Formiga has spent much of her life bucking expectations, starting with those that come when you are a girl in a family of boys growing up poor in Salvador, the capital of Bahia, where Formiga and her three brothers were raised. Their father died when Formiga was 8 months old, leaving their mother to look after all of them alone.
She started playing street soccer when she was 7 — with the local boys, since there wasn’t much in the way of girls’ soccer in 1980s Brazil. Her mother supported her, but her brothers were not at all pleased.
“I had a lot of issues at home,” she said. “My brothers didn’t want me to play. They were jealous. And so I thought: I really want to play.”
(“Now they are very proud to see their sister in this position, and are ashamed of having said all these things,” she added with a grin.)
She caught the eye of a visiting scout, and moved to São Paulo as a teenager to begin training full time. In 1995, Formiga was included on the Brazilian team for the Women’s World Cup in Sweden; at 17, she was the youngest player on the squad. The next year, she played for Brazil at the Summer Olympics in Atlanta, the first year women’s soccer was included in the Games.
Besides in Brazil, Formiga has played club soccer in leagues in Sweden, the United States and now in France. But she remains deeply committed to the country where her career began. She is fierce about the subject of women, and women’s sports, in Brazil.
It is a strange time to be a woman in Brazil, with last year’s election of a populist government. “Attention, attention! It’s a new era in Brazil: Boys wear blue and girls wear pink!” the new minister for women, family and human rights, Damares Alvarez, tweeted earlier this year. Formiga took that to mean, she said, that this government will be less inclined to support women’s efforts in traditionally male endeavors, like soccer.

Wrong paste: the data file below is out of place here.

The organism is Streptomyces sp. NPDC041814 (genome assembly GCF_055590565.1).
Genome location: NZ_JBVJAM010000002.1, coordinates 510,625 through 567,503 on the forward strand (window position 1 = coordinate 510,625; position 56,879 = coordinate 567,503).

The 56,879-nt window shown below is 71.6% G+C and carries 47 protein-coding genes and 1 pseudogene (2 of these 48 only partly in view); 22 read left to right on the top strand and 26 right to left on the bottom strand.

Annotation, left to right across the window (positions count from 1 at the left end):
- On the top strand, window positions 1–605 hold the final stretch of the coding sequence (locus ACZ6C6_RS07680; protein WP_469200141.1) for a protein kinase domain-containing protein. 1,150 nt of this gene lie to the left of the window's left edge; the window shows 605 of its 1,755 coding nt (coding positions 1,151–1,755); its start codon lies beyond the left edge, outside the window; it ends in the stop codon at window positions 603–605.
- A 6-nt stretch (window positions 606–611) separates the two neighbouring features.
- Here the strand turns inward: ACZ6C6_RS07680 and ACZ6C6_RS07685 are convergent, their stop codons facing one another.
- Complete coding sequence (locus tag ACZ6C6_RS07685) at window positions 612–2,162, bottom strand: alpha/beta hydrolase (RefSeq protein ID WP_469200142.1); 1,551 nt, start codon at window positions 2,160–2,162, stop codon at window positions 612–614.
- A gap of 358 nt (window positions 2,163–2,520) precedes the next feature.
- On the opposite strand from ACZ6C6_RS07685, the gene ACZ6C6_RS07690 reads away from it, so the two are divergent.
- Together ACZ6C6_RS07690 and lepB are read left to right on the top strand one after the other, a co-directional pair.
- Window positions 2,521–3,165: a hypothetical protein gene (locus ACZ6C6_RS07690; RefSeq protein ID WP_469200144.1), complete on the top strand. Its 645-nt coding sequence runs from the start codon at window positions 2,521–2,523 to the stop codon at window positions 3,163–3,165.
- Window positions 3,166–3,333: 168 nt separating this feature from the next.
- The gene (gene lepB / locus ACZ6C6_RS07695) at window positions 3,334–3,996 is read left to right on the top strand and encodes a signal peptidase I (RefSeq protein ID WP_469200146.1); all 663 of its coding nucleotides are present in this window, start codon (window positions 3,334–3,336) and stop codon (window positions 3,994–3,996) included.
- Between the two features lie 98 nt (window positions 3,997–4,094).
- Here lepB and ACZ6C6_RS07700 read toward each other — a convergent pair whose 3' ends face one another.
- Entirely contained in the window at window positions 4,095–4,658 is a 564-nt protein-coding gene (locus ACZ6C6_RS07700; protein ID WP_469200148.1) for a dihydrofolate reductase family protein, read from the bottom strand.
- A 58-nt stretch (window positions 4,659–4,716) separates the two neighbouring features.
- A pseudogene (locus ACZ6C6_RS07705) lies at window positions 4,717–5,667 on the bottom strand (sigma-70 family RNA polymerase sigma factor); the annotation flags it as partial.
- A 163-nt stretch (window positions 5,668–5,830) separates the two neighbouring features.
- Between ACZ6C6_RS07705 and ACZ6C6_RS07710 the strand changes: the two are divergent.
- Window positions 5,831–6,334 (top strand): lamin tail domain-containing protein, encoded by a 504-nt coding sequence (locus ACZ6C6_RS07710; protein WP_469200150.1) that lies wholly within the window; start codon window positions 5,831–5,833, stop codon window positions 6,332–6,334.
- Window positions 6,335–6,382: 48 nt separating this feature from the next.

Brazil and its soccer federation long have offered tepid support for the women’s program, even though Brazil is one of only seven countries to have qualified for every World Cup. The team’s successes have been hard-fought, Formiga said, its wins coming despite a lack of grass-roots resources and a desultory commitment to training and facilities for women in Brazil. In 2017, a group of her teammates — fed up with the country’s soccer leadership — quit the national team in protest. (Formiga signed the letter they made public, too.) Finding replacements for elite players, she said, continues to be a struggle.
“There are more teams in the women’s league, more championships and more women who want to play,” she said. “But the structures are too small. Girls need more chances, more training.”
When she retires, she said, she plans to return home and work as a coach, helping train the next generation of women. That move is at least a year away; last month, P.S.G. announced it would extend Formiga’s contract for another year, until June 2020.
“I know I alone cannot change the sport,” she said, “but if I can help the team, that’s what I want to do.”
Tariq Panja contributed reporting from Grenoble, France.
Sarah Lyall is a writer at large, working for a variety of desks including Sports, Culture, Media and International. Previously she was a correspondent in the London bureau, and a reporter for the Culture and Metro Desks. @sarahlyall